Amaro e Dolce

Life, unfiltered


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Mama Musings

*This post brought to you by copious amounts of coffee*

It was a rough night guys. It’s been a rough night for weeks now. Between growth spurts, developmental leaps and teething, there’s not a ton of consistent sleep in this household.

Today, as I comforted one twin who’s been rocking a low grade fever for a few days, while playing with the other, who’s been getting jealous, I stared wistfully at the cup of coffee tucked safely away on the bookshelf.

And I thought to myself, this is parenting. I’m not saying that there aren’t blissful, amazing moments every day. I’m saying that those moments aren’t all day, every day.

It’s easy to think parenting is easy if you go off facebook and instagram posts. And I get it – I don’t share the pictures of us looking haggard and worn. Sometimes I snap pictures because it’s proof that there were happy, giggly moments during the day.

Don’t get me wrong – I love my children and I wouldn’t change them for the world. But I can see how kids put strain on relationships. It’s tough. Nonstop crying and uninterrupted sleep will make anyone testy. Lack of proper food because a baby is clinging to you all day will make anyone hangry.

It’s days like this that I’m glad that El Hombre and I have been together long enough to understand when we need our own quiet time. And that we have gone through the natural ups and downs of our relationship to know how to communicate.

It’s also days like this that I am glad that I make my own work schedule. Because there’s no way I would be productive in an office environment on a day like today.

Fortunately I know we’re¬†probably a day away from a tooth cracking through, and¬†things will get back to normal. But seriously, why are humans not born with a full set of teeth?


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On raising girls

Yesterday our friend was over with his 7 year old daughter, and as they were leaving, she made a funny (not as in “ha ha”) about being afraid of being a tom boy. My gut response was, “what’s wrong with being a tom boy?” (She didn’t answer).

Her dad immediately jumped into the conversation and told her that it’s good to practice sports now because it’s good for her. And that lots of girls end up going to the gym when they are in their 20s and it’s totally normal.

Our friend is an amazing dad. His daughter is bright and funny and active. She’s spunky and personable. He supports her 100% in her passions – which include dance, skateboarding and cats. It’s clear that he eschews the gender stereotypes of what girls “should” do.

And that got me thinking about raising my own girls.

It’s not uncommon for me to have to explain that my daughters are girls in the supermarket, and I’ve had to defend my choice to not pierce their ears, or dress them in pink every single day. I mean, I like pink but there are other colors on the spectrum that are also awesome.

When a friend gave my daughters a red toy car, someone asked if I was going to exchange it for a “girls toy”. Ummm, no. Why would I make that sort of effort? (Side note, they love that car and it’s good for them, developmentally.)

When I grew up, I had dolls. But my favorite toys were legos and brio and lincoln logs. They weren’t “girls colors” and we all played with them – including my brother. That’s when we were playing inside. Most days we were running around outside with our friends. Whether on bikes or running through the woods around our houses. We got dirty, we scraped our knees and that was ok. My brother, sister and I all played sports – whether we liked it or not. Sure, I took ballet and gymnastics, but not for more than a few months.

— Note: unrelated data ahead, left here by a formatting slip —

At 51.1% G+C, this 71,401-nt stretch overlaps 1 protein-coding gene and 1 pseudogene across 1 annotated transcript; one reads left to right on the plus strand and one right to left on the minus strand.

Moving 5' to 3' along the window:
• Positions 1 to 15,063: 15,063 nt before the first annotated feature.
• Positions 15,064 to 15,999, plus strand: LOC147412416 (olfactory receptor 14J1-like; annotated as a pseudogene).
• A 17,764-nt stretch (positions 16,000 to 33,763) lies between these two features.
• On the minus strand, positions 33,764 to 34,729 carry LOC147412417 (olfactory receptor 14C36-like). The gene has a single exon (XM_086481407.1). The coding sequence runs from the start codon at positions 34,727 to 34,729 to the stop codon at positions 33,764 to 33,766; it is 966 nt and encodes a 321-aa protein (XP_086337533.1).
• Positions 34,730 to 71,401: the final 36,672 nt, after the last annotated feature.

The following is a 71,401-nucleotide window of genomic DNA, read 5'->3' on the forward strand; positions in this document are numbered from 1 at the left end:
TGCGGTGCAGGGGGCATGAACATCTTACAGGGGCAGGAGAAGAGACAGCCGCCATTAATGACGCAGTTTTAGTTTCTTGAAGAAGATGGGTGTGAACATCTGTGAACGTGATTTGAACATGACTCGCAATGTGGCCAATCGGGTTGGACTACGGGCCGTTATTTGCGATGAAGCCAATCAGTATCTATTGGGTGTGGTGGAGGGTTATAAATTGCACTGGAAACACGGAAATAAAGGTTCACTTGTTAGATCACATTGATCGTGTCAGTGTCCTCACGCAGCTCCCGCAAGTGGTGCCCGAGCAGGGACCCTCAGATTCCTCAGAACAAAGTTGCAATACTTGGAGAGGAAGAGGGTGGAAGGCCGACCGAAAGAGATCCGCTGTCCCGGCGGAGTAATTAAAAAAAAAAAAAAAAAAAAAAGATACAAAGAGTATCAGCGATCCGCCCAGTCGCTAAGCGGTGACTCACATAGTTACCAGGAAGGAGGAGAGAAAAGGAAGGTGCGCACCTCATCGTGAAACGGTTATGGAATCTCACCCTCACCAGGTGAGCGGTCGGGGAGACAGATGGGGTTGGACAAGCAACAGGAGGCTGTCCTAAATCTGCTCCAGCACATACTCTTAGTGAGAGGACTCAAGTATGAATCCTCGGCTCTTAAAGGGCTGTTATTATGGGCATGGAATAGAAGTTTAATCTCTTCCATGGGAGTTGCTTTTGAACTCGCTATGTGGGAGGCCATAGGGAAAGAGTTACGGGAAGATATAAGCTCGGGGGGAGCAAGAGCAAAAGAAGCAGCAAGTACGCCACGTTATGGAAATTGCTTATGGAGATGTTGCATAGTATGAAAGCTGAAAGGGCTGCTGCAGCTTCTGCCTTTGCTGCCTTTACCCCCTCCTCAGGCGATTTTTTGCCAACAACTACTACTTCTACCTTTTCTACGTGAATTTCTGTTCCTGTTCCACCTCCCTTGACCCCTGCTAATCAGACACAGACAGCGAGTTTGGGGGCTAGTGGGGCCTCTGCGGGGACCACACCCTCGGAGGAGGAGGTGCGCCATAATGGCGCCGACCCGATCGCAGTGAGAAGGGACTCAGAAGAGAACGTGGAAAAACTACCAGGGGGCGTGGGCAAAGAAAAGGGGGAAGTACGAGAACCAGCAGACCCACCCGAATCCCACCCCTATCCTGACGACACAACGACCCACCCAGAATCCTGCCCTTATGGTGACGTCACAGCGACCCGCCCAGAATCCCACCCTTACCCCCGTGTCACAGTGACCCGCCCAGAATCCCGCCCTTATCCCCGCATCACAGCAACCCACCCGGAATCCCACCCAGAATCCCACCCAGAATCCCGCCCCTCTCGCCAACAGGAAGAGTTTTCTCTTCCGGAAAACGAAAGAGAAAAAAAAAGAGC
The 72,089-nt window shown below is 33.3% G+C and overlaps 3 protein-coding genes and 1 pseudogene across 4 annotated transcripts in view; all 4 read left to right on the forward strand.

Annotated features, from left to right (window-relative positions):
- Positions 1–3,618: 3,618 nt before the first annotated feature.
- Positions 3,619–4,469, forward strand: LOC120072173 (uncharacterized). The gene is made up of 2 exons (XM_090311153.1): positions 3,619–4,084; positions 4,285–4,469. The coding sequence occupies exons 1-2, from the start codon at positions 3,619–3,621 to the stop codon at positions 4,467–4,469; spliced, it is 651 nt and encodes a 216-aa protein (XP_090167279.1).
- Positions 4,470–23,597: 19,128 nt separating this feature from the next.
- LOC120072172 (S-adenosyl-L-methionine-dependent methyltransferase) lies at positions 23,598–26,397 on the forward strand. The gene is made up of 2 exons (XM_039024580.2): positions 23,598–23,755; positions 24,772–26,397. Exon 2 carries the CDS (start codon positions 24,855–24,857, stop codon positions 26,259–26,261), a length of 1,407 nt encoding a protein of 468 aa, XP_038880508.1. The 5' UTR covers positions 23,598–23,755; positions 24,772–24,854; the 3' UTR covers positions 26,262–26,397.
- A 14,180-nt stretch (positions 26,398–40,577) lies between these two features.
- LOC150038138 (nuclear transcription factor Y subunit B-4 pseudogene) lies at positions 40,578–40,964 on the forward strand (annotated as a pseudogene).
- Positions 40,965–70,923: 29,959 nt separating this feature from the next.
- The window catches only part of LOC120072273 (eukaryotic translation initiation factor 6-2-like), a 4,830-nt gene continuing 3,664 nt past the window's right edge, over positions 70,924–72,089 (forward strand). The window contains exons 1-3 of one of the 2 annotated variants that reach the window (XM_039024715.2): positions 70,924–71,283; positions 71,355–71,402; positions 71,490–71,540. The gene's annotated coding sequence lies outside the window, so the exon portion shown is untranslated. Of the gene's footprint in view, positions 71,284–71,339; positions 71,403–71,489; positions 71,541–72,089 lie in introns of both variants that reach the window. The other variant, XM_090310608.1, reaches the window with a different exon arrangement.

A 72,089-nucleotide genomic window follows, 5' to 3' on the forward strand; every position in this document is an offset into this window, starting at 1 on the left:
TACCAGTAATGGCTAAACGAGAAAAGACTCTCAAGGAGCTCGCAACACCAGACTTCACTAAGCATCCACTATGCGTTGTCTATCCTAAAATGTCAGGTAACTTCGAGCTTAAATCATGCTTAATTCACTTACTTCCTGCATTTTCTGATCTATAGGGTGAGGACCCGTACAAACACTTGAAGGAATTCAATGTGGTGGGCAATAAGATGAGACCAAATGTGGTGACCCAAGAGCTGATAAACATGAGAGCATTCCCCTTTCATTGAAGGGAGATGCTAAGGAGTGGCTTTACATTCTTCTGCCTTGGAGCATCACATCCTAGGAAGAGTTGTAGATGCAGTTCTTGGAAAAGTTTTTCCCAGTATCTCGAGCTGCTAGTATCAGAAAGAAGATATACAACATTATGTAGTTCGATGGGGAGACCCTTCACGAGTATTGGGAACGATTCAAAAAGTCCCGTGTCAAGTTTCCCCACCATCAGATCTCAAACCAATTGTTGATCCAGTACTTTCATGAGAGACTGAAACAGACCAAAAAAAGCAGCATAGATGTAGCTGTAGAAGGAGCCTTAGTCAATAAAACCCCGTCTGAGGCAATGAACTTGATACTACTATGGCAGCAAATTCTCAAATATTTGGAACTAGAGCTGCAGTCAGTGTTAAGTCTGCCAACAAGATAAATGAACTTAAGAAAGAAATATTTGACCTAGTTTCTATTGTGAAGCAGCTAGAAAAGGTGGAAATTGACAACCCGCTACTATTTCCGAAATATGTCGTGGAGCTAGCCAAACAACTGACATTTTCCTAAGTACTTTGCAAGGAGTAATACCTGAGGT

My dad also took us outside to play basketball, baseball and soccer. As a family we went hiking and biking very frequently. I doubt it ever crossed my parents’ mind that they should hold my sister and I back from any of these things, just because we were girls.

Now as an adult, I’ve sat in meetings where I’m the only woman and held my own. I’ve spoken in front of large groups of people – including executives and held my own. I’ll never forget one of my colleagues walked past a meeting room and stared – only to ask how it felt to be in a room “with all those men.” My reply, “I didn’t even think about it.”

Yes, I have definitely experienced more than my fair share of gender inequality and it sucks. It happens more often than not, and it’s infuriating. But as I’ve really started analyzing my experiences with this, I’ve realized that I never assume that I’m going to be relegated to a corner because of my gender – not until it actually happens.

So why is this? As I listen to the advice I’m given on how to raise my daughters, I realize this may be part of the problem. When we continue to push a social construct that says that it’s not appropriate for girls to play with the same toys, or play the same sports, or listen to the same music, we ingrain the belief that girls should live by more restrictions because they are inferior, or weaker. That girls should be pretty and soft. That you can’t be both feminine and strong. Well, I disagree.

If my girls love princesses and dresses and frilly things, cool. If they love being outside and sports, awesome. If they love art and drawing or math and science, or maybe all of these things or just some of these things – then I’m all for it.

I want my girls to grow up and be excited for all the adventure that the world has to offer. And if that ruffles feathers, that’s ok.